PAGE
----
Gary also mentioned the possibility that, as a result of a foreclosure process, ownership of the Salt Spring Island Land Bank Society might be transferred to a larger non-profit organization, such as Community Services or the Lookout Society. It is anticipated that this transfer will result in better management and development of these properties. The outcome of this foreclosure process will be known soon.

The rest of our time together focused on housing, generally falling into three categories: Drake Road, the Warming Centre, and community-owned land suitable for an encampment.

Drake Road: There still is some confusion about the BC Housing Drake Road project. BC Housing has publicly stated that the new, 28 unit supported housing facility will also include shelter services. Community Services will manage both the supported housing facility and shelter, but it is not clear whether the new facility will have the same number of shelter beds as currently offered at the Community Services location. Gary promised to get the answers from BC Housing regarding this fundamentally important question. The relocation of the shelter services also raises the question of how Community Services will utilize the space currently used as the shelter.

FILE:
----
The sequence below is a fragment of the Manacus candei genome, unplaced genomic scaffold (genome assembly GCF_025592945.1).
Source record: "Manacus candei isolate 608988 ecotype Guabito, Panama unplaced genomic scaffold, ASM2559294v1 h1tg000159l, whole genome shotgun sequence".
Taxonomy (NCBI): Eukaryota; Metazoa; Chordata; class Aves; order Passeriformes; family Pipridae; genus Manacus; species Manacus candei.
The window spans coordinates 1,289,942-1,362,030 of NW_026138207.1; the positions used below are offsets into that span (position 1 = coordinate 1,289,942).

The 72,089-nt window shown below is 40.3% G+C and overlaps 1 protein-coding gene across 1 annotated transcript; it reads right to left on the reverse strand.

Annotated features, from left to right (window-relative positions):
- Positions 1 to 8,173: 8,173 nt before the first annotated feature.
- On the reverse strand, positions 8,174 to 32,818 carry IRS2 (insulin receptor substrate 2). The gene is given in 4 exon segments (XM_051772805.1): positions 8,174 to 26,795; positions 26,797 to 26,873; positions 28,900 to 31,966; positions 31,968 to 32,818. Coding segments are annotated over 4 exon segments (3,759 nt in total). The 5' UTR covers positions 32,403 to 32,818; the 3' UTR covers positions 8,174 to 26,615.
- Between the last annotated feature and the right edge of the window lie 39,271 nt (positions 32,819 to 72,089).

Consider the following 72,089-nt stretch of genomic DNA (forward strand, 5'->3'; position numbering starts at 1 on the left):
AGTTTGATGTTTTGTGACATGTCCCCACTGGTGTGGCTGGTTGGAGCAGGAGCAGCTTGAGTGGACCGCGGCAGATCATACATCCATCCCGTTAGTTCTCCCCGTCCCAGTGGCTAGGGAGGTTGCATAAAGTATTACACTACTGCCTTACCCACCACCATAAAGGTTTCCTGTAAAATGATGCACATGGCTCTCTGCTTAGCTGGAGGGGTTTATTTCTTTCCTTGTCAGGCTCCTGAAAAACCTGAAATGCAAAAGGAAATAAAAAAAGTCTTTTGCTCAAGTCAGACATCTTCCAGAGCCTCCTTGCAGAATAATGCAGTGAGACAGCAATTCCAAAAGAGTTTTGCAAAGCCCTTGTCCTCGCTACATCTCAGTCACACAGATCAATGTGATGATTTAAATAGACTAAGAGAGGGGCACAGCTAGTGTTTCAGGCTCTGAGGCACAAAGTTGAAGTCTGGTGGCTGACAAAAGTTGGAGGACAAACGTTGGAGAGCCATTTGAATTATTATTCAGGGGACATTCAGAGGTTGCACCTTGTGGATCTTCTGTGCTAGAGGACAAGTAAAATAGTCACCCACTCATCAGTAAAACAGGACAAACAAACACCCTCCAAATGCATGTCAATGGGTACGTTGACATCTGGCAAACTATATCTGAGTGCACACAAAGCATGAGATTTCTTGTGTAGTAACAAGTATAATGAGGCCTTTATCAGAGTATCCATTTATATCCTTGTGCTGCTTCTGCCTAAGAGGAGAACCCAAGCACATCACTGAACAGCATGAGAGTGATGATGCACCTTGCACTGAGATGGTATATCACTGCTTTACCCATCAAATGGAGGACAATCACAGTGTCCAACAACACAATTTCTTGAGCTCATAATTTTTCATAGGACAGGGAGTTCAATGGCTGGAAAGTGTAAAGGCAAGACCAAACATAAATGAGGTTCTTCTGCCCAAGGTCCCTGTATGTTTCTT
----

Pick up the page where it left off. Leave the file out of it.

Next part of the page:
The importance of the number of shelter beds available was made even clearer when a participant told us that it was his estimate that Salt Spring has approximately 100 individuals who regularly need shelter.

When Gary was asked about the Big Picture for Drake Road, we were reminded that this 5-acre property was generously-donated by the School District 64 for family housing. Some years ago, CRD had a first reading at Islands Trust for 80 affordable housing units.